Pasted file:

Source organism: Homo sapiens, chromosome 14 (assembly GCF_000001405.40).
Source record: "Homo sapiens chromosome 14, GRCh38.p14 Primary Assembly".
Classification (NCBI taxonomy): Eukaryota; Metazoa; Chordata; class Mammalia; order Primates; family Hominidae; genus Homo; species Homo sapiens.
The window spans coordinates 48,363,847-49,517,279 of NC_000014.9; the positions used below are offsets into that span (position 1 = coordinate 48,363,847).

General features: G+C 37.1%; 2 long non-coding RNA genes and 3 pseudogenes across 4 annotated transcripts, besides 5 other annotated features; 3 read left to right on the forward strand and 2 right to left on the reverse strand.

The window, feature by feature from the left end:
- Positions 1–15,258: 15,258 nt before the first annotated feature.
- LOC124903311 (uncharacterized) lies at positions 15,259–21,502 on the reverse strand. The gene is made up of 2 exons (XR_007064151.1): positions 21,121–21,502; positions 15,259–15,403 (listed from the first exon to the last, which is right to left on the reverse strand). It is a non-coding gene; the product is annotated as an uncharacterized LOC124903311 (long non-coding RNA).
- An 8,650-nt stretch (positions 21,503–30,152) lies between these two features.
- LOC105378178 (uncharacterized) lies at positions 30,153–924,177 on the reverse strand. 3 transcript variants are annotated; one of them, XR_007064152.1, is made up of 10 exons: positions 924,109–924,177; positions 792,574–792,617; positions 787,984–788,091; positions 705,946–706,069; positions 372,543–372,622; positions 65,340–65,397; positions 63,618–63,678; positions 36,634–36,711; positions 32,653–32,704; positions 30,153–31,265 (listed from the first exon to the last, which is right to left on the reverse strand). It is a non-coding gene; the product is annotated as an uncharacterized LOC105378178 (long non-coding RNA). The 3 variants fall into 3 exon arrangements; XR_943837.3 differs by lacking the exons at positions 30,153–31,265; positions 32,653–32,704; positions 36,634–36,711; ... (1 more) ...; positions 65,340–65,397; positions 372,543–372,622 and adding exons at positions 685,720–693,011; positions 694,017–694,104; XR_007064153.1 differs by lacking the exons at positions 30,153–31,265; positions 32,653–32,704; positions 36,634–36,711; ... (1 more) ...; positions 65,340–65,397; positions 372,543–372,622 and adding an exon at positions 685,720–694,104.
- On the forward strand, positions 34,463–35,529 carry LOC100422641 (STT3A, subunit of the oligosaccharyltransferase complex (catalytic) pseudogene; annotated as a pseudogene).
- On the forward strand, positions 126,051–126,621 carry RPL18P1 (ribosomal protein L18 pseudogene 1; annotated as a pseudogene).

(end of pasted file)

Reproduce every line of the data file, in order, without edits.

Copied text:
Source organism: Homo sapiens, chromosome 14 (assembly GCF_000001405.40).
Source record: "Homo sapiens chromosome 14, GRCh38.p14 Primary Assembly".
Classification (NCBI taxonomy): Eukaryota; Metazoa; Chordata; class Mammalia; order Primates; family Hominidae; genus Homo; species Homo sapiens.
The window spans coordinates 48,363,847-49,517,279 of NC_000014.9; the positions used below are offsets into that span (position 1 = coordinate 48,363,847).

General features: G+C 37.1%; 2 long non-coding RNA genes and 3 pseudogenes across 4 annotated transcripts, besides 5 other annotated features; 3 read left to right on the forward strand and 2 right to left on the reverse strand.

The window, feature by feature from the left end:
- Positions 1–15,258: 15,258 nt before the first annotated feature.
- LOC124903311 (uncharacterized) lies at positions 15,259–21,502 on the reverse strand. The gene is made up of 2 exons (XR_007064151.1): positions 21,121–21,502; positions 15,259–15,403 (listed from the first exon to the last, which is right to left on the reverse strand). It is a non-coding gene; the product is annotated as an uncharacterized LOC124903311 (long non-coding RNA).
- An 8,650-nt stretch (positions 21,503–30,152) lies between these two features.
- LOC105378178 (uncharacterized) lies at positions 30,153–924,177 on the reverse strand. 3 transcript variants are annotated; one of them, XR_007064152.1, is made up of 10 exons: positions 924,109–924,177; positions 792,574–792,617; positions 787,984–788,091; positions 705,946–706,069; positions 372,543–372,622; positions 65,340–65,397; positions 63,618–63,678; positions 36,634–36,711; positions 32,653–32,704; positions 30,153–31,265 (listed from the first exon to the last, which is right to left on the reverse strand). It is a non-coding gene; the product is annotated as an uncharacterized LOC105378178 (long non-coding RNA). The 3 variants fall into 3 exon arrangements; XR_943837.3 differs by lacking the exons at positions 30,153–31,265; positions 32,653–32,704; positions 36,634–36,711; ... (1 more) ...; positions 65,340–65,397; positions 372,543–372,622 and adding exons at positions 685,720–693,011; positions 694,017–694,104; XR_007064153.1 differs by lacking the exons at positions 30,153–31,265; positions 32,653–32,704; positions 36,634–36,711; ... (1 more) ...; positions 65,340–65,397; positions 372,543–372,622 and adding an exon at positions 685,720–694,104.
- On the forward strand, positions 34,463–35,529 carry LOC100422641 (STT3A, subunit of the oligosaccharyltransferase complex (catalytic) pseudogene; annotated as a pseudogene).
- On the forward strand, positions 126,051–126,621 carry RPL18P1 (ribosomal protein L18 pseudogene 1; annotated as a pseudogene).